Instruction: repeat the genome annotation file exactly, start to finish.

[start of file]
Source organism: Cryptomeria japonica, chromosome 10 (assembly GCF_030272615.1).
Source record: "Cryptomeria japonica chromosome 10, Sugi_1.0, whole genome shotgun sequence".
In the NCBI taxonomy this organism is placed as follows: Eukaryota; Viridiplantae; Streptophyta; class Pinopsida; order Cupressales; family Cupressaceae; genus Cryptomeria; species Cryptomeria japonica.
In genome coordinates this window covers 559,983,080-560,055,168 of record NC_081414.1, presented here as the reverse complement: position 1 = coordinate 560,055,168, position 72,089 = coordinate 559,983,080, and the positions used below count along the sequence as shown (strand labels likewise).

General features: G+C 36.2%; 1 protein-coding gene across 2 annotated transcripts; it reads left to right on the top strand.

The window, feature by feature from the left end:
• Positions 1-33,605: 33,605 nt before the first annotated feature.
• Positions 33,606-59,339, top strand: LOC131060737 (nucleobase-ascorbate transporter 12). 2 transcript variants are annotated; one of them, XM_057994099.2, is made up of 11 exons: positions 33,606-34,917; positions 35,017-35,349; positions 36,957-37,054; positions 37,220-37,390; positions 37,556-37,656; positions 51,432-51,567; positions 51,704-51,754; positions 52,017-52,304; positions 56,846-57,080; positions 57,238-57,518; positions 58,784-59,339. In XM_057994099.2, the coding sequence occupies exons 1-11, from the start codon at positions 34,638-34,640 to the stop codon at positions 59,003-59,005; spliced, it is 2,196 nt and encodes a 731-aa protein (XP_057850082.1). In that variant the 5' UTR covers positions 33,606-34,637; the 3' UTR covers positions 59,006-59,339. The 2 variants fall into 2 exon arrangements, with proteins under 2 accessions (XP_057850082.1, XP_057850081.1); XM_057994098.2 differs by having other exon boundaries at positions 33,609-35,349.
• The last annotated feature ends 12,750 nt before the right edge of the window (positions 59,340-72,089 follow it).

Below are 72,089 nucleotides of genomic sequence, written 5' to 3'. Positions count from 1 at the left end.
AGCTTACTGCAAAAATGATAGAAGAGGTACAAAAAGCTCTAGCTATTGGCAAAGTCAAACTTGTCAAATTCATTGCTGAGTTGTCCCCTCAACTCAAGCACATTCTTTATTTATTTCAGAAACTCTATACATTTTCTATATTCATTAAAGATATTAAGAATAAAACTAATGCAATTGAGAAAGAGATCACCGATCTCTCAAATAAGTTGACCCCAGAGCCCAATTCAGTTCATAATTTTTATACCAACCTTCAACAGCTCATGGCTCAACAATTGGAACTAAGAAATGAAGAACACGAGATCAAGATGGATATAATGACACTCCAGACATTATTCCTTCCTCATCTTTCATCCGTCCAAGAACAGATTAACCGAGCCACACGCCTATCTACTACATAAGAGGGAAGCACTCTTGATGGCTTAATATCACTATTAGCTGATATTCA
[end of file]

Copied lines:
Source organism: Cryptomeria japonica, chromosome 10 (assembly GCF_030272615.1).
Source record: "Cryptomeria japonica chromosome 10, Sugi_1.0, whole genome shotgun sequence".
In the NCBI taxonomy this organism is placed as follows: Eukaryota; Viridiplantae; Streptophyta; class Pinopsida; order Cupressales; family Cupressaceae; genus Cryptomeria; species Cryptomeria japonica.
In genome coordinates this window covers 559,983,080-560,055,168 of record NC_081414.1, presented here as the reverse complement: position 1 = coordinate 560,055,168, position 72,089 = coordinate 559,983,080, and the positions used below count along the sequence as shown (strand labels likewise).

General features: G+C 36.2%; 1 protein-coding gene across 2 annotated transcripts; it reads left to right on the top strand.

The window, feature by feature from the left end:
• Positions 1-33,605: 33,605 nt before the first annotated feature.
• Positions 33,606-59,339, top strand: LOC131060737 (nucleobase-ascorbate transporter 12). 2 transcript variants are annotated; one of them, XM_057994099.2, is made up of 11 exons: positions 33,606-34,917; positions 35,017-35,349; positions 36,957-37,054; positions 37,220-37,390; positions 37,556-37,656; positions 51,432-51,567; positions 51,704-51,754; positions 52,017-52,304; positions 56,846-57,080; positions 57,238-57,518; positions 58,784-59,339. In XM_057994099.2, the coding sequence occupies exons 1-11, from the start codon at positions 34,638-34,640 to the stop codon at positions 59,003-59,005; spliced, it is 2,196 nt and encodes a 731-aa protein (XP_057850082.1). In that variant the 5' UTR covers positions 33,606-34,637; the 3' UTR covers positions 59,006-59,339. The 2 variants fall into 2 exon arrangements, with proteins under 2 accessions (XP_057850082.1, XP_057850081.1); XM_057994098.2 differs by having other exon boundaries at positions 33,609-35,349.
• The last annotated feature ends 12,750 nt before the right edge of the window (positions 59,340-72,089 follow it).

Below are 72,089 nucleotides of genomic sequence, written 5' to 3'. Positions count from 1 at the left end.
AGCTTACTGCAAAAATGATAGAAGAGGTACAAAAAGCTCTAGCTATTGGCAAAGTCAAACTTGTCAAATTCATTGCTGAGTTGTCCCCTCAACTCAAGCACATTCTTTATTTATTTCAGAAACTCTATACATTTTCTATATTCATTAAAGATATTAAGAATAAAACTAATGCAATTGAGAAAGAGATCACCGATCTCTCAAATAAGTTGACCCCAGAGCCCAATTCAGTTCATAATTTTTATACCAACCTTCAACAGCTCATGGCTCAACAATTGGAACTAAGAAATGAAGAACACGAGATCAAGATGGATATAATGACACTCCAGACATTATTCCTTCCTCATCTTTCATCCGTCCAAGAACAGATTAACCGAGCCACACGCCTATCTACTACATAAGAGGGAAGCACTCTTGATGGCTTAATATCACTATTAGCTGATATTCA